Pacific Islands: The Ocean is Our Mother
August 29, 2012
August 29, 2012, Kiribati - This week is the Pacific Islands Forum and leaders from around the world are discussing the importance of healthy oceans, a particularly pressing issue for the small countries of the Pacific. In this region whole economies and populations depend on fisheries for their survival.
Made up of 32 atolls and one island spread over 3.5 million square kilometers of ocean, an area about the size of India, the remote Pacific island nation of Kiribati has the biggest water to land ratio in the world. You are never more than 500 meters away from the sea, and it permeates i-Kiribati culture, provides nearly all of the country’s food and more than half of its GDP. With no refrigeration, fish is caught and sold on a daily basis, with about 80 percent of the population engaged in fishing for their livelihoods.
“We call the sea in Kiribati our Mother Ocean,” said Claire Anterea, Convenor of the Climate Action Network in Kiribati. “We eat fish in the morning for breakfast, we eat fish for lunch and we eat fish at dinner time. And in our day, we get money also from our ocean. Young people, the men go out fishing, and then the women sell the fish along the roads.”
Fisheries are a critical source of income in a poor country. Swimming through the vast expanse of Kiribati’s exclusive economic zone is one of the country’s richest and most abundant resources, some of the world’s last remaining tuna. 60 percent of the global tuna catch is now drawn from the Western and Central Pacific ocean.
As you know it’s our main natural resource that we have and most of our revenue is derived from fishing, mostly from fishing licenses, and last year it contributed as much as 60 percent of government revenues. So it’s quite significant in terms of the economy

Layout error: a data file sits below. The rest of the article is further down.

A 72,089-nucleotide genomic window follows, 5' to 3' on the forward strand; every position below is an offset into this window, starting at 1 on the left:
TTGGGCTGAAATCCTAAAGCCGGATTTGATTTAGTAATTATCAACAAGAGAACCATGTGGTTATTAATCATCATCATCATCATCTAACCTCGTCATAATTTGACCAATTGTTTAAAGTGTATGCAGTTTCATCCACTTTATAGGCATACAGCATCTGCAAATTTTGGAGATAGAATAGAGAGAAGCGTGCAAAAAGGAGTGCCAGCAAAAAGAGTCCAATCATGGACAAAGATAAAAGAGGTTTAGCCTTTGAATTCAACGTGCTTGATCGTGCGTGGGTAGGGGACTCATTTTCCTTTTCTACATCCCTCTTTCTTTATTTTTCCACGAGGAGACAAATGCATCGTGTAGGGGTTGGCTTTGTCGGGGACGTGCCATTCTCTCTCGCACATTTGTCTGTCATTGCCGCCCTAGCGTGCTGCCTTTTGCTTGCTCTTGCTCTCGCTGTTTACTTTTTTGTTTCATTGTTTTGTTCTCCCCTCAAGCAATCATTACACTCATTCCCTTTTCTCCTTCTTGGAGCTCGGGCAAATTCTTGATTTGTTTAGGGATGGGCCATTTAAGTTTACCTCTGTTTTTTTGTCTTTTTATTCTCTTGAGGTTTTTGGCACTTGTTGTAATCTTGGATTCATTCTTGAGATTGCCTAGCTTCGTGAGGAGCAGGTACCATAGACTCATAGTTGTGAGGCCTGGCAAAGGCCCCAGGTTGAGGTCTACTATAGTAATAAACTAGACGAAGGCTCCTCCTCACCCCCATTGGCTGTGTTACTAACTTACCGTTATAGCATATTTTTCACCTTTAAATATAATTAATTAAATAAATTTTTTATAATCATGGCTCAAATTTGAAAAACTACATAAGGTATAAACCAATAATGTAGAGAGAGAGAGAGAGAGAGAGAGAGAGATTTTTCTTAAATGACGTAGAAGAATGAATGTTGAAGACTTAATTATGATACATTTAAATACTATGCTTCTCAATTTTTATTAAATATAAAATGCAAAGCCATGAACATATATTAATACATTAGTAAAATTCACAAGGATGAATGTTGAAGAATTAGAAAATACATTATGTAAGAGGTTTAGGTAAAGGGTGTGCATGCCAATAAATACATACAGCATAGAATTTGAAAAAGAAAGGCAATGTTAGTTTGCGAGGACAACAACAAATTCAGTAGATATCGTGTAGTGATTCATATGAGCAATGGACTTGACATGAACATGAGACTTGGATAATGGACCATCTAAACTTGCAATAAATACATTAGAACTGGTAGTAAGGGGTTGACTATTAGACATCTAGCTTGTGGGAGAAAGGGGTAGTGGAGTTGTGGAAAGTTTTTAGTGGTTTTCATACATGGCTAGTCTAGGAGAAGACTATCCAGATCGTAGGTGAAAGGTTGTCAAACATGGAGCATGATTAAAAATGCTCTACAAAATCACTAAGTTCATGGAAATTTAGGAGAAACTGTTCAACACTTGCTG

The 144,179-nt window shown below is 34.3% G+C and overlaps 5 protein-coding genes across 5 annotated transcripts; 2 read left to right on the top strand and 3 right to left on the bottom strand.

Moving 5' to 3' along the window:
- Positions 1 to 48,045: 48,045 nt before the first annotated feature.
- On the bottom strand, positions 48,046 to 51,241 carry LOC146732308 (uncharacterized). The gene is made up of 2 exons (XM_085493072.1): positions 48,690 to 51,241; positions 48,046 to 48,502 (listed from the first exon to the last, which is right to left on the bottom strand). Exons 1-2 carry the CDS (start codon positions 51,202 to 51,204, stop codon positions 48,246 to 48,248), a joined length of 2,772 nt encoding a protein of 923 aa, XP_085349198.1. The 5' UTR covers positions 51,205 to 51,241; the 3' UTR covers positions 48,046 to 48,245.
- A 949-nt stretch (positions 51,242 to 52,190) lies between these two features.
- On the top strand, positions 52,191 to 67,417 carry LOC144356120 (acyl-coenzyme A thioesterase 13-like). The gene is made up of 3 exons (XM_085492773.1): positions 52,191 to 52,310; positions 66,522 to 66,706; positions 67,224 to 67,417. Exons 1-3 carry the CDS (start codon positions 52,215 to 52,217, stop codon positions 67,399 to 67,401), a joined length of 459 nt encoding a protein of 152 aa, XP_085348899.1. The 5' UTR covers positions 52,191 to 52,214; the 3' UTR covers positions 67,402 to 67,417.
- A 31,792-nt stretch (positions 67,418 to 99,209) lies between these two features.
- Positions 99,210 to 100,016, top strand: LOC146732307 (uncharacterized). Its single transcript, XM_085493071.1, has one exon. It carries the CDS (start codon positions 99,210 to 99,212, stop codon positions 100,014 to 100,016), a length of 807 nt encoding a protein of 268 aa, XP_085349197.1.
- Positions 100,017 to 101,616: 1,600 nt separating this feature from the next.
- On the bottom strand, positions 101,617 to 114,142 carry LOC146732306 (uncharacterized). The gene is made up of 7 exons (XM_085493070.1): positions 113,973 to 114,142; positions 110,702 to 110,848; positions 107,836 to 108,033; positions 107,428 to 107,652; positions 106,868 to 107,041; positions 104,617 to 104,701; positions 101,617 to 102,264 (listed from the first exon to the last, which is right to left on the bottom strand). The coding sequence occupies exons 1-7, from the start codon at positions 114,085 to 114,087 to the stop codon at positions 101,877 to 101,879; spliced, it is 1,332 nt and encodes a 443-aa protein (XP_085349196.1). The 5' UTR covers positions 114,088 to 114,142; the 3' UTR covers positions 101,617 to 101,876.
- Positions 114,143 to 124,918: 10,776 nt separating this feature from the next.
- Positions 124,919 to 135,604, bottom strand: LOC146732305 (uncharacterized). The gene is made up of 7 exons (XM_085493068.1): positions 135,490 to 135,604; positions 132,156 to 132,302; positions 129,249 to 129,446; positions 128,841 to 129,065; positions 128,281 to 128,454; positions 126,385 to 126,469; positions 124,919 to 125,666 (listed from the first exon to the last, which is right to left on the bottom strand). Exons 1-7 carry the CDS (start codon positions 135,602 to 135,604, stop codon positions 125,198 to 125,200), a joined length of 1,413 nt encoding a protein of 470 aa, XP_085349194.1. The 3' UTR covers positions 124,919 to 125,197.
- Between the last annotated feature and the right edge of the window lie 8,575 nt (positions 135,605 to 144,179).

“But of course there are also issues in the fishing world. At this stage the Pacific has the only healthy tuna stock in the world so there are obligations to sustain that. In all respects, Kiribati is always trying to maintain that balance.”
People living in small island countries rely on healthy oceans for feeding their families and providing their income, more than in other parts of the world. It is difficult to over-state their importance. Every day, Toarine Itinnaa markets the fish that her husband catches out at sea at a small street-side stall. “Fishing is everything to us. We have no other way of surviving, it is our main source of income. It is our life.”
But this resource is under threat, from climate change, pollution and over-fishing, with more than 786,000 tonnes of fish taken illegally from the Pacific every year. Countries like Kiribati face significant impacts from rising sea level and increasing ocean acidification.
The Government of Kiribati is taking vital steps towards protecting its marine resources, for its wildlife and its people. It has created one of the world’s largest marine protected areas containing over 120 varieties of coral and 520 fish species, implemented a number of measures to deal with illegal and unreported fishing, and spearheaded the Pacific Oceanscape Initiative, a regional framework for marine conservation.
This week is pivotal. It is a golden opportunity for Pacific leaders as well as those involved in the Pacific Oceanscape Framework and Global Partnership for Oceans to come together to build on these commitments, and protect this most precious resource for the future.
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